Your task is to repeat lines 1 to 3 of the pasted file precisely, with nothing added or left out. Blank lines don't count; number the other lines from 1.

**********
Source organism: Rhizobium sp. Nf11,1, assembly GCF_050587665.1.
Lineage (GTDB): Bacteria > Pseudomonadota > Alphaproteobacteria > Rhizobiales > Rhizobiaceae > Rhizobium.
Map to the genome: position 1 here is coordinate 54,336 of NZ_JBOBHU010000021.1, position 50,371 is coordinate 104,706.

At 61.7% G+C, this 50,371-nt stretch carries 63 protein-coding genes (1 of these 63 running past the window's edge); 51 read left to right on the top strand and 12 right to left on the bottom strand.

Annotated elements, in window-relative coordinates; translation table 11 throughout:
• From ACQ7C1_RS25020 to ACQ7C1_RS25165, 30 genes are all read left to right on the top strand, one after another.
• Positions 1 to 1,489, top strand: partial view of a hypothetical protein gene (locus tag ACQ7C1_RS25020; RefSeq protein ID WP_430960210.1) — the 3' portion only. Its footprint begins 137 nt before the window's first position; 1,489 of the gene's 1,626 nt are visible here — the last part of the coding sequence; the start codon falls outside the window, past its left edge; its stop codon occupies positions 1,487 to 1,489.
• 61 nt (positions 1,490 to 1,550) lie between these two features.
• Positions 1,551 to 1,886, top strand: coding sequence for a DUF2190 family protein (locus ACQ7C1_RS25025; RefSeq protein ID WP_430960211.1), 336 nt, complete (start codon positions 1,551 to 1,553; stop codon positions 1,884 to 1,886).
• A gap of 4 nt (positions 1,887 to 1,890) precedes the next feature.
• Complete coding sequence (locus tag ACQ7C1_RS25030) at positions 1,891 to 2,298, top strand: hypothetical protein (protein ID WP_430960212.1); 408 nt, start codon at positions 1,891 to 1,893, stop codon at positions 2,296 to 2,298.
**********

Source organism: Rhizobium sp. Nf11,1, assembly GCF_050587665.1.
Lineage (GTDB): Bacteria > Pseudomonadota > Alphaproteobacteria > Rhizobiales > Rhizobiaceae > Rhizobium.
Map to the genome: position 1 here is coordinate 54,336 of NZ_JBOBHU010000021.1, position 50,371 is coordinate 104,706.